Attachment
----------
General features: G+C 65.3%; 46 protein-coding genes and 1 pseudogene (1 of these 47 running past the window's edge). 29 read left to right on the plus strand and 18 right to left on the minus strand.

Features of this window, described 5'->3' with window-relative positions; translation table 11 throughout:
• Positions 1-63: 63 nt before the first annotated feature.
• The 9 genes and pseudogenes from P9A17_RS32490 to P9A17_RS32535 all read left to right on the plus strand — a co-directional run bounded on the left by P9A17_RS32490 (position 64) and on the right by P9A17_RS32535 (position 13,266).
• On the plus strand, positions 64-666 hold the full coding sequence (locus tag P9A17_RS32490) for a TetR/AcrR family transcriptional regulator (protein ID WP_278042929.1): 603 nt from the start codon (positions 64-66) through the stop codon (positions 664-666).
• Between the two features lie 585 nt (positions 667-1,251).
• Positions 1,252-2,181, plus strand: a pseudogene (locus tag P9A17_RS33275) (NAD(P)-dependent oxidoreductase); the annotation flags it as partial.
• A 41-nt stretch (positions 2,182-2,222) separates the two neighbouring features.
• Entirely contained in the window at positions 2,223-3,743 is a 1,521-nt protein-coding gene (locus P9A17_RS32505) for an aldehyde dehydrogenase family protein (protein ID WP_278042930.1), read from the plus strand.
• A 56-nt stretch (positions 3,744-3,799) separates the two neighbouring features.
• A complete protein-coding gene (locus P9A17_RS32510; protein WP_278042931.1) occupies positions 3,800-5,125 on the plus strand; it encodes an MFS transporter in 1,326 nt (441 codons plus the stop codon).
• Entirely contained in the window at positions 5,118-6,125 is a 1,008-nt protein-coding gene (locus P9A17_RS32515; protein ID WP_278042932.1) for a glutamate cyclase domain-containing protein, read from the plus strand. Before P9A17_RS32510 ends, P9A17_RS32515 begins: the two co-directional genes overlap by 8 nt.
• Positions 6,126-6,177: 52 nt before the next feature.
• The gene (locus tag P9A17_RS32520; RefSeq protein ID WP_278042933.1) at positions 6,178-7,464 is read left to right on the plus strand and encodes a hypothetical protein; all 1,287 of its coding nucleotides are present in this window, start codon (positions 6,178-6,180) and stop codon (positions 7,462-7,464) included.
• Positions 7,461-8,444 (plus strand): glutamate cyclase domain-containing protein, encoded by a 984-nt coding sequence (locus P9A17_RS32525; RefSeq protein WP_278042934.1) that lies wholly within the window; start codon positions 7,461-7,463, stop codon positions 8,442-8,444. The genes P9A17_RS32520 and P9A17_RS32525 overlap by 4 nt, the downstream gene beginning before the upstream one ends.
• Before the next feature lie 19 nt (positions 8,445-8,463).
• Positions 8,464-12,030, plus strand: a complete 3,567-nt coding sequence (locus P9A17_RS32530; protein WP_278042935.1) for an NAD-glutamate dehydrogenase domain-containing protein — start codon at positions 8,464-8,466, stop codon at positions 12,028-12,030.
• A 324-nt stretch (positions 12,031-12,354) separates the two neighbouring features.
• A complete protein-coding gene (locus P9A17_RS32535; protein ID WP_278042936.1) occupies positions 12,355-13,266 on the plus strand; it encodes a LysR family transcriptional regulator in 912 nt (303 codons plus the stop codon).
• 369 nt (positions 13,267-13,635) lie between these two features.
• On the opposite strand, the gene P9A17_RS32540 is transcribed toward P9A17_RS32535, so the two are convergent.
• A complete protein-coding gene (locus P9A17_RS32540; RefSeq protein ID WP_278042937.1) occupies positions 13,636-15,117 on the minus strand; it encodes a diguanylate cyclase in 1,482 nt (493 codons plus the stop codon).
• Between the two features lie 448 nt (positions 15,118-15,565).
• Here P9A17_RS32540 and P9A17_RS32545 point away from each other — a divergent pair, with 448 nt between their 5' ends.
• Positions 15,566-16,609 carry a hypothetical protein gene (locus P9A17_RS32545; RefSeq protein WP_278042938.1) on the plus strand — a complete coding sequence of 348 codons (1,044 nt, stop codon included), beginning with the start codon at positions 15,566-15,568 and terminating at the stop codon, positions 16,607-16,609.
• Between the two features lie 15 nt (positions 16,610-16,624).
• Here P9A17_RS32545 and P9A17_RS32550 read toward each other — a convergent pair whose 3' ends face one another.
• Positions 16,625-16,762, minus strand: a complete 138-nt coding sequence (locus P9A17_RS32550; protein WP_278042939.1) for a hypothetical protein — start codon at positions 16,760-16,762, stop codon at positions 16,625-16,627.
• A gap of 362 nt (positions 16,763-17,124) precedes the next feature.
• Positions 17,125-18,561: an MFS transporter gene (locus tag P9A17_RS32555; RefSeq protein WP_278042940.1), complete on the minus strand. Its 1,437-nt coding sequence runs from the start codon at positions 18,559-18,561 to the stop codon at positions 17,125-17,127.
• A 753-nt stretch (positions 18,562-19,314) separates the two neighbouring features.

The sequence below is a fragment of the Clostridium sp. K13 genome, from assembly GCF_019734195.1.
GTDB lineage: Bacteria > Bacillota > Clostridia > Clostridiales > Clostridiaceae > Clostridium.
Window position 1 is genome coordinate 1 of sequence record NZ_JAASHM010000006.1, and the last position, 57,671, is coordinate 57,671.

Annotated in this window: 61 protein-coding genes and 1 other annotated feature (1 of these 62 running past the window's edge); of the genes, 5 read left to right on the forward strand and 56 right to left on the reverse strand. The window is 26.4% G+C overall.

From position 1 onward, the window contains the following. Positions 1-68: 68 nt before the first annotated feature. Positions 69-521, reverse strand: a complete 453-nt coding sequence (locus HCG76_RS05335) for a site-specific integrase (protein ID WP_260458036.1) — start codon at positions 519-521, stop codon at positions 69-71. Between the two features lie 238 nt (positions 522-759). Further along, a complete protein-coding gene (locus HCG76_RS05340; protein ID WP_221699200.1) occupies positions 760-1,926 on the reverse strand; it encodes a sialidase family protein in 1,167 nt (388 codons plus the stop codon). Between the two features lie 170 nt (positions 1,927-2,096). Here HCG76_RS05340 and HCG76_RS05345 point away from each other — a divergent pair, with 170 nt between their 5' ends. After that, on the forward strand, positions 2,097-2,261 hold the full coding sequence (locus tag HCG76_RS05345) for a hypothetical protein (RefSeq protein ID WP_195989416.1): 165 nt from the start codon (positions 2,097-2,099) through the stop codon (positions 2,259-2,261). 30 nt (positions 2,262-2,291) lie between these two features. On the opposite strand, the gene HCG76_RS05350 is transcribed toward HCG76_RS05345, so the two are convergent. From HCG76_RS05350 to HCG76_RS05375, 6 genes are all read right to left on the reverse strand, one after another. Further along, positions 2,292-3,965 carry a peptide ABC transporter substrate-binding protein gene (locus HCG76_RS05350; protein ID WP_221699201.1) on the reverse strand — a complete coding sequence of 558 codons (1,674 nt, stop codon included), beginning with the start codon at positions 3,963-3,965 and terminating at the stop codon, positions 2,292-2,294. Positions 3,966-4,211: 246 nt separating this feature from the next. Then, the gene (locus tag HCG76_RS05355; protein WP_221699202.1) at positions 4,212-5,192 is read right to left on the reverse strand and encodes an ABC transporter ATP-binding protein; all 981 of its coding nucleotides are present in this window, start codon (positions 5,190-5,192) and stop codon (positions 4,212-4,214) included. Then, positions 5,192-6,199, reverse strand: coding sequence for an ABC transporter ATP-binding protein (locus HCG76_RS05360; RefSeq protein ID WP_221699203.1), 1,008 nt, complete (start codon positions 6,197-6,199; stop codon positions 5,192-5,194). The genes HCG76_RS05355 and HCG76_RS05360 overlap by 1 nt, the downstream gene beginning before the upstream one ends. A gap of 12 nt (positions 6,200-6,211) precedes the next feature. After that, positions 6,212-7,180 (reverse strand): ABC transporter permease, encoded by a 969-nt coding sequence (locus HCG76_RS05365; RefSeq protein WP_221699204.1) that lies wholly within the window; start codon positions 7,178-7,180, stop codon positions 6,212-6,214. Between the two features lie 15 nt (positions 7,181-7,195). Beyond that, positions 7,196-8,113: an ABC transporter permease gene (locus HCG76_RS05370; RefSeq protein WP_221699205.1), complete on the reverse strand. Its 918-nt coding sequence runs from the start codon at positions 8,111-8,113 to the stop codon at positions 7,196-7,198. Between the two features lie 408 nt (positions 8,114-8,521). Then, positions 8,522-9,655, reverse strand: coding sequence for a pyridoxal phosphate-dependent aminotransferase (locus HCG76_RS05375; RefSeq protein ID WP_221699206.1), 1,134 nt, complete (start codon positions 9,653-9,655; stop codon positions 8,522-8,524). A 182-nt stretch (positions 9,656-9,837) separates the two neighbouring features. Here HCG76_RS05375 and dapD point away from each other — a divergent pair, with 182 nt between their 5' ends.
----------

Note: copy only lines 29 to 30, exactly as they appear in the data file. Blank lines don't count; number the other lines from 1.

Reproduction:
• A gap of 362 nt (positions 16,763-17,124) precedes the next feature.
• Positions 17,125-18,561: an MFS transporter gene (locus tag P9A17_RS32555; RefSeq protein WP_278042940.1), complete on the minus strand. Its 1,437-nt coding sequence runs from the start codon at positions 18,559-18,561 to the stop codon at positions 17,125-17,127.